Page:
The finest wine poems selected by Dr Oliver Tearle
‘Wine is bottled poetry.’ So said the Victorian poet and novelist Robert Louis Stevenson; and, indeed, over the centuries numerous poets have waxed lyrical about the juice of the vine. Below are ten of the finest poems about wine.
Ben Jonson, ‘Song: To Celia’. Beginning ‘Drink to me only with thine eyes’, this is one of Ben Jonson’s most famous ‘song’ poems – probably the most famous. Like a number of poems on this list it uses drinking wine as a metaphor for enjoying life – in this case, the companionship and affection of the poem’s addressee, Celia.
Percy Shelley, ‘The Vine-Shroud’. Short enough to be quoted below here in full, ‘The Vine-Shroud’ is little more than a fragment, but it carries a certain poetic power with its commingling of the vine (representing life?) and the shroud (denoting death):
Flourishing vine, whose kindling clusters glow
Beneath the autumnal sun, none taste of thee;
For thou dost shroud a ruin, and below
The rotting bones of dead antiquity.
Charles Baudelaire, ‘The Soul of Wine’. ‘One should always be drunk’, Charles Baudelaire once advised – whether on wine or poetry didn’t matter. In ‘L’Ame du Vin’ or ‘The Soul of Wine’ he combines these two intoxicating pleasures, writing a poem from the wine’s perspective – in ‘The Soul of Wine’ Baudelaire gives voice to a bottle of wine. The wine thanks its human consumer for allowing the fruit of the vine to realise its full potential by being turned into wine to soothe man’s dry and tired throat.
James Thomson, ‘The Wine of Love’. This charming little poem is short enough to be quoted here in full:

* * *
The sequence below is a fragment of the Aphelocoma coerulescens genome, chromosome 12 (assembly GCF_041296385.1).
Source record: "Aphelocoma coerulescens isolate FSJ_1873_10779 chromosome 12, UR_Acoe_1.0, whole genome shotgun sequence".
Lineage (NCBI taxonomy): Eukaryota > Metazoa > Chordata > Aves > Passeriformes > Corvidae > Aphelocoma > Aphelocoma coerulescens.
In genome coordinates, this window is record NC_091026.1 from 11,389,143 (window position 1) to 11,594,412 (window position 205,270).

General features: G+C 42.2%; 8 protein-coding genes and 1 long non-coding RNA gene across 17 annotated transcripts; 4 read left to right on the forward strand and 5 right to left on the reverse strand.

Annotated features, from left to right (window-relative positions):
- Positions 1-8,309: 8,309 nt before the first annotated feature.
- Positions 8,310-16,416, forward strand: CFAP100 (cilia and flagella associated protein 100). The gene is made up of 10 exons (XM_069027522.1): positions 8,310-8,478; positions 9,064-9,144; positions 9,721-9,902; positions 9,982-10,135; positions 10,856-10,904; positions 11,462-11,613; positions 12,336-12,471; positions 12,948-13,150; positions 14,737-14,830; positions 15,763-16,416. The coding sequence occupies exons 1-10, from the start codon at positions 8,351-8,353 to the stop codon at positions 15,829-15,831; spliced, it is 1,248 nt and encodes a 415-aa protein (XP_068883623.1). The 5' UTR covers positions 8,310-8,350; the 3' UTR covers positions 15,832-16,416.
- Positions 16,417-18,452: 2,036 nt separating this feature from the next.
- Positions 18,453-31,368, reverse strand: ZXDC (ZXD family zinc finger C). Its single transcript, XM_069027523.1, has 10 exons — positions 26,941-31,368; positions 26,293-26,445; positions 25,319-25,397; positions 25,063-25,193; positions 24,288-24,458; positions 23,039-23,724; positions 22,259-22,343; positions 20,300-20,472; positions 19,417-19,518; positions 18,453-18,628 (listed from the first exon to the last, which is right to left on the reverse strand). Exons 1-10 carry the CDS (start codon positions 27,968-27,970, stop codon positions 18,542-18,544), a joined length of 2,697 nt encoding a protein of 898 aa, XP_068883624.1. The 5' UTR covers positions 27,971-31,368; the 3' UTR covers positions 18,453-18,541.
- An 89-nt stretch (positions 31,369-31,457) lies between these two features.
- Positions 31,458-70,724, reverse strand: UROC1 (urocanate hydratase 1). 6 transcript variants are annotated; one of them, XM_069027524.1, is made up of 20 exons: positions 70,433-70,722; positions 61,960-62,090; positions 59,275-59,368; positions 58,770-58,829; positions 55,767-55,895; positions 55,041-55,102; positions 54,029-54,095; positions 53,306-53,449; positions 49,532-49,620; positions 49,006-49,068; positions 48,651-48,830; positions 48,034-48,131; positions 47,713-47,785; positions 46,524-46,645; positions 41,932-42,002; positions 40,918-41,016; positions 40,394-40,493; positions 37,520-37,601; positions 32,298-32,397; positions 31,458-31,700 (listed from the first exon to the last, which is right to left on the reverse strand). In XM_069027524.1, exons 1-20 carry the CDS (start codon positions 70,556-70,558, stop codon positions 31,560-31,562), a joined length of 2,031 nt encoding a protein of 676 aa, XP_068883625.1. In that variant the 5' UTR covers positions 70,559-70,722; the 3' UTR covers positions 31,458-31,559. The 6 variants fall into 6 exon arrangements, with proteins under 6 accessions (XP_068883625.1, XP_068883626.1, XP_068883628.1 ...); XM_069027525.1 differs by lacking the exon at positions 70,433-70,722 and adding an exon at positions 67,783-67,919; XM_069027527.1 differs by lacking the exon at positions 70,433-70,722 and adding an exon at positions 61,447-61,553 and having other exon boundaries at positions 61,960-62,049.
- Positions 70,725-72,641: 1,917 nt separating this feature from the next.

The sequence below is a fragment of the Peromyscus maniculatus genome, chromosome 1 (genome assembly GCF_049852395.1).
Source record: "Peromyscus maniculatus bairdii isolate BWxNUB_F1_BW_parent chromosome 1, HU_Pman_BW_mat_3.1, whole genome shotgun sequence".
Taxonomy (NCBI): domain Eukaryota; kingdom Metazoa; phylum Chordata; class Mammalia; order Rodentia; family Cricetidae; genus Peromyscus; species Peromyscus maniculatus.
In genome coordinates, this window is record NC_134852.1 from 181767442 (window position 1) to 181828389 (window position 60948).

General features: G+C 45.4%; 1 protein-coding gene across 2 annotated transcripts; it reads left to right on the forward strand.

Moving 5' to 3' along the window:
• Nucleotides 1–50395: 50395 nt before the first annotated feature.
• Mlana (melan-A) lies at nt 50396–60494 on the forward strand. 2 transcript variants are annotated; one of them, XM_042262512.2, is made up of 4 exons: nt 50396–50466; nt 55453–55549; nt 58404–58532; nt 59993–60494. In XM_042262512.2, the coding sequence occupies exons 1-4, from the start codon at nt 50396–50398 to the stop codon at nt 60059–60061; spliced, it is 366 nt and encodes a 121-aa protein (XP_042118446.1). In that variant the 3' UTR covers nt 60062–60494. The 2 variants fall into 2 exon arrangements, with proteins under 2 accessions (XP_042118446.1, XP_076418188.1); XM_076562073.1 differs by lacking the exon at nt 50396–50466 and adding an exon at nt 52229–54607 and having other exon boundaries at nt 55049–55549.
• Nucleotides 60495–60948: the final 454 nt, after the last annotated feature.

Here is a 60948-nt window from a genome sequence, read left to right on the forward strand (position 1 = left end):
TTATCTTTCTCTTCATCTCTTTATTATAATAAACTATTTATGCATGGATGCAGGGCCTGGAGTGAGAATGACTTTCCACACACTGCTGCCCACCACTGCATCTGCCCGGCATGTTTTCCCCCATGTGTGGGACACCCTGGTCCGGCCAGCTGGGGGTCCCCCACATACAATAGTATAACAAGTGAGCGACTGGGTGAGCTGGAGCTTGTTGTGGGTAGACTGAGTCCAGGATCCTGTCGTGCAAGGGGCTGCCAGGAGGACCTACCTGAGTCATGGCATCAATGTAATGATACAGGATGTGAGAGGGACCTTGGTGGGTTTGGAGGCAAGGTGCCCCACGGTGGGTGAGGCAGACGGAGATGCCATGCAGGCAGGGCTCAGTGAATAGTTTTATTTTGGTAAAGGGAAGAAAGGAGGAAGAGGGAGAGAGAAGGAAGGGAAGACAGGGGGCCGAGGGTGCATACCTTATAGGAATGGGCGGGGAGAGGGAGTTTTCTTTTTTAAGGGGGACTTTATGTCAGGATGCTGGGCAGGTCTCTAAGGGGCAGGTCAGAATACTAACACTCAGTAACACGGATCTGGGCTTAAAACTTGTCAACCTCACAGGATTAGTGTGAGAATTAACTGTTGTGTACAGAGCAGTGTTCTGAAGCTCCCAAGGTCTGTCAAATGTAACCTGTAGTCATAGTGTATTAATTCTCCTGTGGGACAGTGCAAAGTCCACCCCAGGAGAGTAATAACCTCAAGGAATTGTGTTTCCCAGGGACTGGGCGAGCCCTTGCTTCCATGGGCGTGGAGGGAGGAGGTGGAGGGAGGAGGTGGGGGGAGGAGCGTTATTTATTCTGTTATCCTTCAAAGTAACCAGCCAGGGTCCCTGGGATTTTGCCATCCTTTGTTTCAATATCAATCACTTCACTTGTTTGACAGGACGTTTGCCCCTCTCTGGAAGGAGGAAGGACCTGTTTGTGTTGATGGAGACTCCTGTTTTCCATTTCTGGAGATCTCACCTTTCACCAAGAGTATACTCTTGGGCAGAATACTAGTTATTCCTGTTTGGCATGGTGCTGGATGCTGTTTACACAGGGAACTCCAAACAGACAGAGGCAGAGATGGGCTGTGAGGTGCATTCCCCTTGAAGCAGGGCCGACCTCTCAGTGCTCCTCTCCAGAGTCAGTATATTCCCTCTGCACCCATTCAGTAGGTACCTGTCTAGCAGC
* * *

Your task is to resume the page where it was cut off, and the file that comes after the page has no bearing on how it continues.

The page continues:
Sits long and ariseth drunken,
But not with the feast and the wine;
He reeleth with his own heart,
That great rich Vine.
Emily Dickinson, ‘I bring an unaccustomed wine’. ‘I bring an unaccustomed wine / To lips long parching / Next to mine’: few poets could write such arresting opening lines as Emily Dickinson – who, in this wine poem, uses a glass of wine and thirst as metaphors for some deeper craving. For religious faith, perhaps? Or the afterlife? The poem doesn’t say, leaving us to take from that glass of wine what we will.
W. B. Yeats, ‘A Drinking Song’. ‘Wine comes in at the mouth / And love comes in at the eye; / That’s all we shall know for truth / Before we grow old and die.’ These are the first four of this six-line poem by Yeats, and provide a nice miniature example of his poetic style and the often accessible, plain-speaking manner in which he deals with the big themes.
Hilaire Belloc, ‘Heroic Poem in Praise of Wine’. As the title implies, this poem is written in heroic rhyming couplets, and sees the poet best-known for his cautionary rhymes paying homage to wine as the nurse-maiden of the arts.
Tennessee Williams, ‘The Wine-Drinkers’. Brilliantly capturing the torpidity and inaction of ‘wine-drinkers’ sitting in the sun, men whose lives have unravelled and who rely on drugs to see them through the night, ‘The Wine-Drinkers’ is a fine underrated poem by one of America’s greatest playwrights.
Pablo Neruda, ‘Ode to Wine’. Neruda also wrote an ode to his socks, so we perhaps shouldn’t read too much into his decision to write a song in praise of the vine. Yet ‘Ode to Wine’ is no ordinary wine poem, with its arresting images of ‘wine with purple feet or topaz blood’.
Pierre Martory, ‘Wine’. Martory (1920-98) was a French poet whose work was translated into English by John Ashbery. Wine, in the words of the closing line of this poem, can make ‘my head light my tongue loose’ and … er, a certain part of the poet’s anatomy ‘happy’. Quite. A wonderful paean to the pleasures of wine, but also the knowledge that such pleasure must necessarily be fleeting.
For more classic poetry, we recommend The Oxford Book of English Verse – perhaps the best poetry anthology on the market (we offer our pick of the best poetry anthologies here). Discover further poetry recommendations with these great drinking poems, these poems about heaven and paradise, these spooky Gothic poems, and these birthday poems.
The author of this article, Dr Oliver Tearle, is a literary critic and lecturer in English at Loughborough University. He is the author of, among others, The Secret Library: A Book-Lovers’ Journey Through Curiosities of History and The Great War, The Waste Land and the Modernist Long Poem.